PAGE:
Mimetic Contagion

In mimetic theory, mimetic contagion refers to the rapid and spontaneous spread of mimetic desires through a society. 

Mimetic Contagion

Mimetic desires may begin small, but as they grow they gain momentum. Mimetic desire leads to mimetic rivalry, which leads to scandal, increasing levels of violence, then scapegoating, and later rationalization. As each stage progresses to the next, the force of desire becomes more contagious.

In this way, mimetic desire is not only social: it is viral

A simple example will illustrate mimetic contagion:

Say there are two high school boys, John and Robert, who are interested in asking the same girl out. At lunch, they confront each other in the cafeteria, and the conversation quickly turns south. One throws a fist. Then the other. A fight breaks out. 

Suddenly John’s friends come to his assistance and Robert’s friends come to his assistance, and now there are a dozen guys throwing punches in the middle. The fight gets bigger. The circle expands. As people gather closer to watch the fight, the cafeteria inevitably gets louder and rowdier from the commotion. And those who are standing closest to the fight inevitably get pulled in.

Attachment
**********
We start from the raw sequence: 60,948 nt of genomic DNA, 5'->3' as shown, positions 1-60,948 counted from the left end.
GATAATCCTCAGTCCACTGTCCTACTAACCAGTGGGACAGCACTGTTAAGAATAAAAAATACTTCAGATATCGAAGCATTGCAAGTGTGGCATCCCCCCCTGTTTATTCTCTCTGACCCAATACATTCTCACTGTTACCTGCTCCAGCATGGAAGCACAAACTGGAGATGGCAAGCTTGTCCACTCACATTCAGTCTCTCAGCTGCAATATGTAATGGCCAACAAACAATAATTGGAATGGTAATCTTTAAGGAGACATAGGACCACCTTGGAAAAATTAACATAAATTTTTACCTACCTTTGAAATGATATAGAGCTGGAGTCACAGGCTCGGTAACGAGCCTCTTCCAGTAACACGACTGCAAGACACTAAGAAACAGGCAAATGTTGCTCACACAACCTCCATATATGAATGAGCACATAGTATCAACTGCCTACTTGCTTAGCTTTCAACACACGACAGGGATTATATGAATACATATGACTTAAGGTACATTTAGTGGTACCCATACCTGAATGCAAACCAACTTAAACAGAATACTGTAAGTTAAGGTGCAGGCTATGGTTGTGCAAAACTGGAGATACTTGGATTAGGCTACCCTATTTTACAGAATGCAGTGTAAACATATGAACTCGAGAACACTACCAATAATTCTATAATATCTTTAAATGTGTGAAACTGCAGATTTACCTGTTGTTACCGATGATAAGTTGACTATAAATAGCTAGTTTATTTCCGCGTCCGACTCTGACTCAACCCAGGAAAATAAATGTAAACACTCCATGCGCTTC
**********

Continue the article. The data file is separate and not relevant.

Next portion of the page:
Mimetic contagion is kind of like that. The initial desire and the effects of rivalrous desire escalate and ripple outward, increasing in violence until something or someone (a scapegoat) assumes the blame for the violence. As in the cafeteria example above, once the desire (or fight) has reached the contagion level, it is not always possible to trace it back to its root cause.    


Mimetic desire is constantly happening, and the point is not to be able to diagnose how or why it began but to be acutely aware of its power. Wherever there is an outbreak of social concern, look for a fresh case of mimetic contagion.